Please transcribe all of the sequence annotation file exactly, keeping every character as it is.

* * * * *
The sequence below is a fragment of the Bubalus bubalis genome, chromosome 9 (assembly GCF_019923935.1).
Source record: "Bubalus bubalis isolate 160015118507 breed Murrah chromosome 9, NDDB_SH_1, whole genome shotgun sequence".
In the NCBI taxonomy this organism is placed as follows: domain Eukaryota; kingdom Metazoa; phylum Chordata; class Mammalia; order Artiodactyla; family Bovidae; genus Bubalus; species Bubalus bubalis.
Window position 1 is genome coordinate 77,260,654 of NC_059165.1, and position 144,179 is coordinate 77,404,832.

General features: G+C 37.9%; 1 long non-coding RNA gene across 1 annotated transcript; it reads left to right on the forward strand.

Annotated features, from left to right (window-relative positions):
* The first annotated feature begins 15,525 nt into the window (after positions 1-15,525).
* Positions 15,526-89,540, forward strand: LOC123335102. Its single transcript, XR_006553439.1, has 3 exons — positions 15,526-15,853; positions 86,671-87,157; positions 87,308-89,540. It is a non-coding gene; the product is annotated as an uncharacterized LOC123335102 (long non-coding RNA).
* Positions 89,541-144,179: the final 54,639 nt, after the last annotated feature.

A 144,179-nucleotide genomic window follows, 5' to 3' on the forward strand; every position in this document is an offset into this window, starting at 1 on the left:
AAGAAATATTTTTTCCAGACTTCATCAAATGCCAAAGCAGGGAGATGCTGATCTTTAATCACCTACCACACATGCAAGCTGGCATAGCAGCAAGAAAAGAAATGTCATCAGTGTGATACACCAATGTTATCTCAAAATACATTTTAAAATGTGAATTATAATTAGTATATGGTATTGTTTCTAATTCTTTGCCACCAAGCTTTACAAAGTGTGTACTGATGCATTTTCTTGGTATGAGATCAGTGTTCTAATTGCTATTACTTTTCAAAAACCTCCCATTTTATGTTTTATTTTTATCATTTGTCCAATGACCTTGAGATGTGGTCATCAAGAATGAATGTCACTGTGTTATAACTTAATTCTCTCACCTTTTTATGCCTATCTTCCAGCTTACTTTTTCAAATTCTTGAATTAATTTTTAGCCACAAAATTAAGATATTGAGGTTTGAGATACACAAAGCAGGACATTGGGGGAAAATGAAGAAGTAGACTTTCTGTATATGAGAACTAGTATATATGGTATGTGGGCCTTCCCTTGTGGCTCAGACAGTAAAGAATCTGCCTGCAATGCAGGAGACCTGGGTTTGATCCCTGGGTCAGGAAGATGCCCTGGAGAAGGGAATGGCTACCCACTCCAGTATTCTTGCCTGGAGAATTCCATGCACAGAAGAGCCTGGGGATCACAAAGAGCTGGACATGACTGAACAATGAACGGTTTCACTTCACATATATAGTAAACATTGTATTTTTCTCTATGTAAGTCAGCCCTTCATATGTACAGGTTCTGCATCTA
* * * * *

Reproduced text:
The sequence below is a fragment of the Bubalus bubalis genome, chromosome 9 (assembly GCF_019923935.1).
Source record: "Bubalus bubalis isolate 160015118507 breed Murrah chromosome 9, NDDB_SH_1, whole genome shotgun sequence".
In the NCBI taxonomy this organism is placed as follows: domain Eukaryota; kingdom Metazoa; phylum Chordata; class Mammalia; order Artiodactyla; family Bovidae; genus Bubalus; species Bubalus bubalis.
Window position 1 is genome coordinate 77,260,654 of NC_059165.1, and position 144,179 is coordinate 77,404,832.

General features: G+C 37.9%; 1 long non-coding RNA gene across 1 annotated transcript; it reads left to right on the forward strand.

Annotated features, from left to right (window-relative positions):
* The first annotated feature begins 15,525 nt into the window (after positions 1-15,525).
* Positions 15,526-89,540, forward strand: LOC123335102. Its single transcript, XR_006553439.1, has 3 exons — positions 15,526-15,853; positions 86,671-87,157; positions 87,308-89,540. It is a non-coding gene; the product is annotated as an uncharacterized LOC123335102 (long non-coding RNA).
* Positions 89,541-144,179: the final 54,639 nt, after the last annotated feature.

A 144,179-nucleotide genomic window follows, 5' to 3' on the forward strand; every position in this document is an offset into this window, starting at 1 on the left:
AAGAAATATTTTTTCCAGACTTCATCAAATGCCAAAGCAGGGAGATGCTGATCTTTAATCACCTACCACACATGCAAGCTGGCATAGCAGCAAGAAAAGAAATGTCATCAGTGTGATACACCAATGTTATCTCAAAATACATTTTAAAATGTGAATTATAATTAGTATATGGTATTGTTTCTAATTCTTTGCCACCAAGCTTTACAAAGTGTGTACTGATGCATTTTCTTGGTATGAGATCAGTGTTCTAATTGCTATTACTTTTCAAAAACCTCCCATTTTATGTTTTATTTTTATCATTTGTCCAATGACCTTGAGATGTGGTCATCAAGAATGAATGTCACTGTGTTATAACTTAATTCTCTCACCTTTTTATGCCTATCTTCCAGCTTACTTTTTCAAATTCTTGAATTAATTTTTAGCCACAAAATTAAGATATTGAGGTTTGAGATACACAAAGCAGGACATTGGGGGAAAATGAAGAAGTAGACTTTCTGTATATGAGAACTAGTATATATGGTATGTGGGCCTTCCCTTGTGGCTCAGACAGTAAAGAATCTGCCTGCAATGCAGGAGACCTGGGTTTGATCCCTGGGTCAGGAAGATGCCCTGGAGAAGGGAATGGCTACCCACTCCAGTATTCTTGCCTGGAGAATTCCATGCACAGAAGAGCCTGGGGATCACAAAGAGCTGGACATGACTGAACAATGAACGGTTTCACTTCACATATATAGTAAACATTGTATTTTTCTCTATGTAAGTCAGCCCTTCATATGTACAGGTTCTGCATCTA